Research, Mapping Trails & GIS
Trail user surveys along the Circuit Trails | Photo by Katie Harris
Our commitment to research is driven by a simple but powerful goal: to assist trail builders across America in creating, connecting and maintaining the nation’s trails and trail networks.
RTC built and maintains the nation’s foremost GIS database of multiuse trails and trail networks, and we use this spatial data to analyze opportunities and barriers to developing this infrastructure more deeply. We partner with leading researchers to develop innovative analytical tools and methods to assist communities in building and maintaining trails and trail networks, while providing the insight and data necessary for people and places to prioritize trail networks as essential infrastructure for the nation.
We also collaborate with partners across the United States on national benchmarking and trail use surveys, feasibility studies, and economic impact studies that can be used to influence decision-makers at the local, state and federal levels to support funding and programs for trails and active transportation.
RTC’s resource library is the nation’s foremost curation of timely research, articles and cutting-edge resources for the trails, walking and bicycling movement.
Our research is focused on providing the trail-building community with resources, materials and innovative training methods, while documenting the benefits (and returns-on-investment) of filling gaps in biking and walking systems, leveraging the benefits of strong partnerships with world-class researchers in the field. We compile community success stories and lessons learned that communicate the essential role of trails, and biking and walking infrastructure, and serve as models for other communities and policy makers.
Here is a sampling of RTC’s recent research:
As the Great American Rail-Trail® is completed, it has the potential to amplify the benefits—on a mass scale—that trails provide. In addition to offering safe walking and biking opportunities for physical activity and recreation, and promoting closer connections to nature, the Great American will serve as an engine economic growth, potentially generating more than $229.4 million in visitor spending, $104 million in labor income, and $22.8 million in new tax revenue.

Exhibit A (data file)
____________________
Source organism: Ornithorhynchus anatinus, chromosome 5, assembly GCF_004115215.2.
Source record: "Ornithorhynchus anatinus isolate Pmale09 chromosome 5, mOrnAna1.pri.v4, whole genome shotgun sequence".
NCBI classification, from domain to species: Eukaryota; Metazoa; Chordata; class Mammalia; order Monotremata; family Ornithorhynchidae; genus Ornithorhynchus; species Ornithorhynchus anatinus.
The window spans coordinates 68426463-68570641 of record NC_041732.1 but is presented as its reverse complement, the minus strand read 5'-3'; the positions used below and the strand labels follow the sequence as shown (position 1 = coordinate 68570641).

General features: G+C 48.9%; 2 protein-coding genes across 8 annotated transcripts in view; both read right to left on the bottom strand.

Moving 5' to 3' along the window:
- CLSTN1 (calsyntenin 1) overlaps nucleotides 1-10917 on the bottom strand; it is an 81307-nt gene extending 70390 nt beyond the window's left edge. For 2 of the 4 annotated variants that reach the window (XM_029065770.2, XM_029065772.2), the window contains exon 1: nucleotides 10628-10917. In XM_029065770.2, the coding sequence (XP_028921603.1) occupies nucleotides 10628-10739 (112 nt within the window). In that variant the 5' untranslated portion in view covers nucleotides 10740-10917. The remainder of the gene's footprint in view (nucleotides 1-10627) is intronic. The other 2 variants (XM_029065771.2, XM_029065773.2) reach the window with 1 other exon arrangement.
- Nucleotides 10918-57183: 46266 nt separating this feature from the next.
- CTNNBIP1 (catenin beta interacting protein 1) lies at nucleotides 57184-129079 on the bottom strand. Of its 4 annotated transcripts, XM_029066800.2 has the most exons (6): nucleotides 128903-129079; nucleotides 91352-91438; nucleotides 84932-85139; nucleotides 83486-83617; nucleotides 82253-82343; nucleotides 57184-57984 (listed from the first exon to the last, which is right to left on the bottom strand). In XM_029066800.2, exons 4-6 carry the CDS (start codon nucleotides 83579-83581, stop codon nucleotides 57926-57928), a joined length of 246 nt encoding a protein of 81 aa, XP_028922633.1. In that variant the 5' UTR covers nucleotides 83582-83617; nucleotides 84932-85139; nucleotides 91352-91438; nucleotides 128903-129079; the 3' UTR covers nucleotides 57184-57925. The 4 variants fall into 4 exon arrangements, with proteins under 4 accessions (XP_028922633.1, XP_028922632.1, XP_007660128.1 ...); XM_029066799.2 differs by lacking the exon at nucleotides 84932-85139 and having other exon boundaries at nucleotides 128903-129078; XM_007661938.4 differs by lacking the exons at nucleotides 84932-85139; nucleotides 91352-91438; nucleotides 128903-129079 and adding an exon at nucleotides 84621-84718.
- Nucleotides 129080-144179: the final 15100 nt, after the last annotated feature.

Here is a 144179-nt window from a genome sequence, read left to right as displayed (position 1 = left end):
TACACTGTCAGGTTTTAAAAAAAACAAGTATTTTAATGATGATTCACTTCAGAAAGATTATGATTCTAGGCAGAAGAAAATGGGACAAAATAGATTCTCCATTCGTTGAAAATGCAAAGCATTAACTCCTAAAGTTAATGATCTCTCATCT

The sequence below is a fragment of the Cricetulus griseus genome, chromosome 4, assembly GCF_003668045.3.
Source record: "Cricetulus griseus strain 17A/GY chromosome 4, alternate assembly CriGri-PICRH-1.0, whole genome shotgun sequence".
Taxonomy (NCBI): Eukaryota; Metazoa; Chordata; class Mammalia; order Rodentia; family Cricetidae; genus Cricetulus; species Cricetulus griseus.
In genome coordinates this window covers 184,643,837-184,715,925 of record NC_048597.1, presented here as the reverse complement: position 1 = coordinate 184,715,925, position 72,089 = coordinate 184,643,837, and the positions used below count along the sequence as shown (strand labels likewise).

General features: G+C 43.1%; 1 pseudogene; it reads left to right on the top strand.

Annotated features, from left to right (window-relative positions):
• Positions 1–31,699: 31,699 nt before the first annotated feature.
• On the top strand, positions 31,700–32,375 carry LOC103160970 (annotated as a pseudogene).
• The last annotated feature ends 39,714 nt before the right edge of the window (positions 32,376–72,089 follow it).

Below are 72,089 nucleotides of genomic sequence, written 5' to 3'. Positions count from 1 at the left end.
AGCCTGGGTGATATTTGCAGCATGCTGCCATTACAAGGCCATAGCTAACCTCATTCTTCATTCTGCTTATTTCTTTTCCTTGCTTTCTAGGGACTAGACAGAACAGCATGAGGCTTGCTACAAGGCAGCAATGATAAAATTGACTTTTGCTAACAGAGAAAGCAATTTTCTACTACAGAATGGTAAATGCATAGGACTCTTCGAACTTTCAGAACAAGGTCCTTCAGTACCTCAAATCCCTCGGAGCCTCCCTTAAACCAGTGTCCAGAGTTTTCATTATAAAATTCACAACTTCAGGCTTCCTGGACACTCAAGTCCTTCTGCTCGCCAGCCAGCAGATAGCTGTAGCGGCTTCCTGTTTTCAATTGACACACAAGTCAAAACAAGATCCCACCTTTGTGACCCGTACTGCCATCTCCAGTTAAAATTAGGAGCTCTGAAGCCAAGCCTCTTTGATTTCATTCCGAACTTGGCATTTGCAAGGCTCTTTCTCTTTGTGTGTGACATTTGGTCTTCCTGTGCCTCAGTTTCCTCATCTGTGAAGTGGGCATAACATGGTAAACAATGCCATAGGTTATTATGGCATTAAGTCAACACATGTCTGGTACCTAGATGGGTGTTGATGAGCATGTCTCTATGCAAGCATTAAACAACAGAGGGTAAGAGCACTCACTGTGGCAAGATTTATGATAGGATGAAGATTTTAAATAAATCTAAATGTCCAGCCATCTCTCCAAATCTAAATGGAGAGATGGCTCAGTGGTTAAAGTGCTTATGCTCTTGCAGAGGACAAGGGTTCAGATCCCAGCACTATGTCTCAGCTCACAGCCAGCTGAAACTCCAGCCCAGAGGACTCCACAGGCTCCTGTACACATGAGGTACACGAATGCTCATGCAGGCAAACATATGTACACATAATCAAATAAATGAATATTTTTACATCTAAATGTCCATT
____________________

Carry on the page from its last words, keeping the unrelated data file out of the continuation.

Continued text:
Trails provide substantial benefits for people and communities, but an important issue is whether these benefits impact property values and can contribute to gentrification. Rails to Trails Conservancy’s (RTC) original research examines the relationship between trails and property values and provides guidance from experts on how to maintain housing stability and equitable access to trails. The resources found here offer insights about the impact of trails on gentrification, alongside perspectives from experts in the fields of housing and community development about the impact of trail networks on housing markets and best practices to promote and preserve affordable housing.
Released by the U.S. Department of Transportation as a long-awaited update to its first release, published in 2002, this report provides in-depth insights on the design, development, operations and benefits of rails-with-trails across America. Developed with support from RTC and more than 100 trail managers, it shares new insights on this growing trend in U.S. transportation.
This report explores the massive economic returns and improved quality of life that the buildout of connected active-transportation infrastructure could have on the nation. The findings reveal that the potential annual return on investment could be as high as $73 billion+ in a modest scenario and $138 billion+ in a substantial scenario.
Milwaukee’s exemplary trails, including the Oak Leaf Trail and Hank Aaron Trail, serve as critical walking and bicycling infrastructure for city residents, the benefits they bring are not equitably shared. This study finds that neighborhoods experiencing inequality disproportionately lack access to biking and walking facilities, and explores current access for bicyclists and pedestrians to employment centers and schools, as well the impact that potential plans for new trails and biking facilities could have on the city.
Assessing low-stress bicycling connectivity involves determining whether a person can reach key destinations without having to bike on high-stress roadways. With BikeAble™, we can use mapping technology to model the low-stress bike route options available from any origin to any destination.
BikeAble™ is a customizable tool for analyzing community connectivity and evaluating how improvements to the bicycle network can help residents reach key destinations safely by bike.
Trail Counter Data
RTC is developing a nationwide database of trail counter data to create a more comprehensive resource for trail data that will help make the case for trails and increased trail funding. Please fill out this short survey if you are willing to share your organization’s trail counter data with RTC and be a part of the national database.
Get all the basics for creating a vibrant trail in your community, including technical tips and tried-and-true methods for generating neighborhood, political and funding support for your project.